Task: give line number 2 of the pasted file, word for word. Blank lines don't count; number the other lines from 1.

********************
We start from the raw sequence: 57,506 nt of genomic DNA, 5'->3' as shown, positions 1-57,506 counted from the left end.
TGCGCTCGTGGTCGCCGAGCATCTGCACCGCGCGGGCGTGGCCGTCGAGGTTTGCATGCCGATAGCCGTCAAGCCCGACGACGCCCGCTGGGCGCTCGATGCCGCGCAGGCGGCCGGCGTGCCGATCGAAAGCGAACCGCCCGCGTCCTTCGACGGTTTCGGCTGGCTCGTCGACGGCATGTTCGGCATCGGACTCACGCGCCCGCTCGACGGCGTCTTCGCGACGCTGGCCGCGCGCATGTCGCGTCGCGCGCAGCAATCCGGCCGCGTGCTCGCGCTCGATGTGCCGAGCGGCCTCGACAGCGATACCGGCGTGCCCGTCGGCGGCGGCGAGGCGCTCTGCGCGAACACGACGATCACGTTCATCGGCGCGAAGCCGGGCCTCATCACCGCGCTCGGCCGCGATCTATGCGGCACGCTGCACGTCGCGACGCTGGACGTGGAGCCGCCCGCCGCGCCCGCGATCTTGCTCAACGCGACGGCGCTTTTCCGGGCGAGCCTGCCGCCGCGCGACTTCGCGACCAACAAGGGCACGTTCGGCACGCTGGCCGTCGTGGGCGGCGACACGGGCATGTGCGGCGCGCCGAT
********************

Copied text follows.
TGCGCTCGTGGTCGCCGAGCATCTGCACCGCGCGGGCGTGGCCGTCGAGGTTTGCATGCCGATAGCCGTCAAGCCCGACGACGCCCGCTGGGCGCTCGATGCCGCGCAGGCGGCCGGCGTGCCGATCGAAAGCGAACCGCCCGCGTCCTTCGACGGTTTCGGCTGGCTCGTCGACGGCATGTTCGGCATCGGACTCACGCGCCCGCTCGACGGCGTCTTCGCGACGCTGGCCGCGCGCATGTCGCGTCGCGCGCAGCAATCCGGCCGCGTGCTCGCGCTCGATGTGCCGAGCGGCCTCGACAGCGATACCGGCGTGCCCGTCGGCGGCGGCGAGGCGCTCTGCGCGAACACGACGATCACGTTCATCGGCGCGAAGCCGGGCCTCATCACCGCGCTCGGCCGCGATCTATGCGGCACGCTGCACGTCGCGACGCTGGACGTGGAGCCGCCCGCCGCGCCCGCGATCTTGCTCAACGCGACGGCGCTTTTCCGGGCGAGCCTGCCGCCGCGCGACTTCGCGACCAACAAGGGCACGTTCGGCACGCTGGCCGTCGTGGGCGGCGACACGGGCATGTGCGGCGCGCCGAT